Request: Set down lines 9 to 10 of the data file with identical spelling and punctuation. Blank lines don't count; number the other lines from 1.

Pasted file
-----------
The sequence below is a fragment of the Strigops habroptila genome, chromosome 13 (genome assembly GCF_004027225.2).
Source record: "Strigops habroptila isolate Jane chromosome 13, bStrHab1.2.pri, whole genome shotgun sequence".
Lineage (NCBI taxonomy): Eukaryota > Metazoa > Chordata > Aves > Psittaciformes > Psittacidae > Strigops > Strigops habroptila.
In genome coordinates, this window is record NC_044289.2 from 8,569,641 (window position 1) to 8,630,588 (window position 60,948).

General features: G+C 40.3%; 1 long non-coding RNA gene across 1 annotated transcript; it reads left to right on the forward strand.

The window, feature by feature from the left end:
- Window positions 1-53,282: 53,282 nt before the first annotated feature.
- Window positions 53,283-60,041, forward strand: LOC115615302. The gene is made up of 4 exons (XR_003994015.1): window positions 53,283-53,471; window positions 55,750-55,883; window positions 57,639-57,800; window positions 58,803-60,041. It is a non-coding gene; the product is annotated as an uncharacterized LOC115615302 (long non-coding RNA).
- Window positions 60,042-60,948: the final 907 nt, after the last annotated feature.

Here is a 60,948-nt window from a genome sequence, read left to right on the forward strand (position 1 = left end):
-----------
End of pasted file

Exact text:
- Window positions 60,042-60,948: the final 907 nt, after the last annotated feature.

Here is a 60,948-nt window from a genome sequence, read left to right on the forward strand (position 1 = left end):